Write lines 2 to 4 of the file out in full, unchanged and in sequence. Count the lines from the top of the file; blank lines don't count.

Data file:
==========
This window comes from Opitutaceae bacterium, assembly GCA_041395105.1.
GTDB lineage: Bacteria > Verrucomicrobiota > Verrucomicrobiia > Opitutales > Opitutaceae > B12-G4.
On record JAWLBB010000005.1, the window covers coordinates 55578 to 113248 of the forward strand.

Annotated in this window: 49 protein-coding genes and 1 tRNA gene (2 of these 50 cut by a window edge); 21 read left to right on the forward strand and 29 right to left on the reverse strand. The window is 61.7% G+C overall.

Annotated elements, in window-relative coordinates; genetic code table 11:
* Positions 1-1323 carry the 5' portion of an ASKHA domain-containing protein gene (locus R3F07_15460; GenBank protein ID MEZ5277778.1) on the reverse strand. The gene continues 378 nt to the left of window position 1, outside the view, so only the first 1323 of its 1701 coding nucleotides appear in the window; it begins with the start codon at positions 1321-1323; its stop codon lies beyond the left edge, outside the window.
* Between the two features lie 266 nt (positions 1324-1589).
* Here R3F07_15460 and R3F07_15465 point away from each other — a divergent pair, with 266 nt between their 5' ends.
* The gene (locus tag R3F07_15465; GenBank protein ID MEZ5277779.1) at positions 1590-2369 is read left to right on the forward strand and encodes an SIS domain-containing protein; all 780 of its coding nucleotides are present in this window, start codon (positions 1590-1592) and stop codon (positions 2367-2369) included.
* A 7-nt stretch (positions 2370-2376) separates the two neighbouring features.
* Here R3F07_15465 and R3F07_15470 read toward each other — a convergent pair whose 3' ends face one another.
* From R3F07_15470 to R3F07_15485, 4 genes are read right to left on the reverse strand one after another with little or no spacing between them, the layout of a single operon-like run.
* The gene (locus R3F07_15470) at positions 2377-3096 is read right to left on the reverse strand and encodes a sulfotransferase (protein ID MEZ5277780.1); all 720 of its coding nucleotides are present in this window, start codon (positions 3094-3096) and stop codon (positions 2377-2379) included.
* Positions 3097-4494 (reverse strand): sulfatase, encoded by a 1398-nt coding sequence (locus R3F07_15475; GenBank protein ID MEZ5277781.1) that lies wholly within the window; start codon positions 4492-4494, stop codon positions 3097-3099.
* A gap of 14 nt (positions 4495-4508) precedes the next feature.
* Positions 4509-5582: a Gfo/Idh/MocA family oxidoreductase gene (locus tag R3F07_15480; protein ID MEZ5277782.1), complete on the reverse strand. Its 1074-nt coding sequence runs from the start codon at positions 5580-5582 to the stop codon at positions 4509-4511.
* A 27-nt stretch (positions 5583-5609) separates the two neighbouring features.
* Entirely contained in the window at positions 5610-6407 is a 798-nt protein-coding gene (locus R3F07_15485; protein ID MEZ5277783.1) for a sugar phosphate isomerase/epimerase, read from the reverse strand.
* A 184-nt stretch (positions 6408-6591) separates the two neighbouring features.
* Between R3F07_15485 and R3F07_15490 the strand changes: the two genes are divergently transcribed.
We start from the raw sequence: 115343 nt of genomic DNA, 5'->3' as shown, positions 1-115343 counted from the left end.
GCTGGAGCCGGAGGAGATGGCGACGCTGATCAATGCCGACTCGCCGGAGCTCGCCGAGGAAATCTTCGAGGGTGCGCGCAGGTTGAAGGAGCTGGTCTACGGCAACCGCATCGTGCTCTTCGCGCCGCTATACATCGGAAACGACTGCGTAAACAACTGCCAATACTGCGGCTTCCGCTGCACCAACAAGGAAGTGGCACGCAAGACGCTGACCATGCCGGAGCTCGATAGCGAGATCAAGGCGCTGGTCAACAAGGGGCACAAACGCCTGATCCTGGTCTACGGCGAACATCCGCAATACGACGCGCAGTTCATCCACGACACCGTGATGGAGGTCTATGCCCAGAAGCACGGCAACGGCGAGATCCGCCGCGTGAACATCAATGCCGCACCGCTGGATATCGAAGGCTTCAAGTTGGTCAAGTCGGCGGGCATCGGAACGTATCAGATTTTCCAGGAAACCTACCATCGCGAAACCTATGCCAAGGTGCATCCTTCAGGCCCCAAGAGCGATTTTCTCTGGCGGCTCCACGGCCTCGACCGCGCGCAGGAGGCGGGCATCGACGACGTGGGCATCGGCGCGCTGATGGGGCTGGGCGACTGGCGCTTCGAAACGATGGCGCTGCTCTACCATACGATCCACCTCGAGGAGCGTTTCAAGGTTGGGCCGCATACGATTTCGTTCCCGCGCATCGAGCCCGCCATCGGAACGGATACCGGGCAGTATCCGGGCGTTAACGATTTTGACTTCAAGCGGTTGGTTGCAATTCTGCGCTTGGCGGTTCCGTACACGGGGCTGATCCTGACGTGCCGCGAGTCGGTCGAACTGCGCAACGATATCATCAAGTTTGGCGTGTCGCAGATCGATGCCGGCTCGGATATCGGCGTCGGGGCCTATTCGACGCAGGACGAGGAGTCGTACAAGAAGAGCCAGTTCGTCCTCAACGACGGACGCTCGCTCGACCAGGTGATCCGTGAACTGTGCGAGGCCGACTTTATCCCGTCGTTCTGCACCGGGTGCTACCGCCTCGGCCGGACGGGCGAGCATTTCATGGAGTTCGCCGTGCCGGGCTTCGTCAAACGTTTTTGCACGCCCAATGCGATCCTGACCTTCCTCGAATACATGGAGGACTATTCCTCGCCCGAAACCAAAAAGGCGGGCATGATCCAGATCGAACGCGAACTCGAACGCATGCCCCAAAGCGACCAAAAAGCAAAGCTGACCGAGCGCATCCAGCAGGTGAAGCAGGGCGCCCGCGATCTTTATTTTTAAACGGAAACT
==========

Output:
GTDB lineage: Bacteria > Verrucomicrobiota > Verrucomicrobiia > Opitutales > Opitutaceae > B12-G4.
On record JAWLBB010000005.1, the window covers coordinates 55578 to 113248 of the forward strand.

Annotated in this window: 49 protein-coding genes and 1 tRNA gene (2 of these 50 cut by a window edge); 21 read left to right on the forward strand and 29 right to left on the reverse strand. The window is 61.7% G+C overall.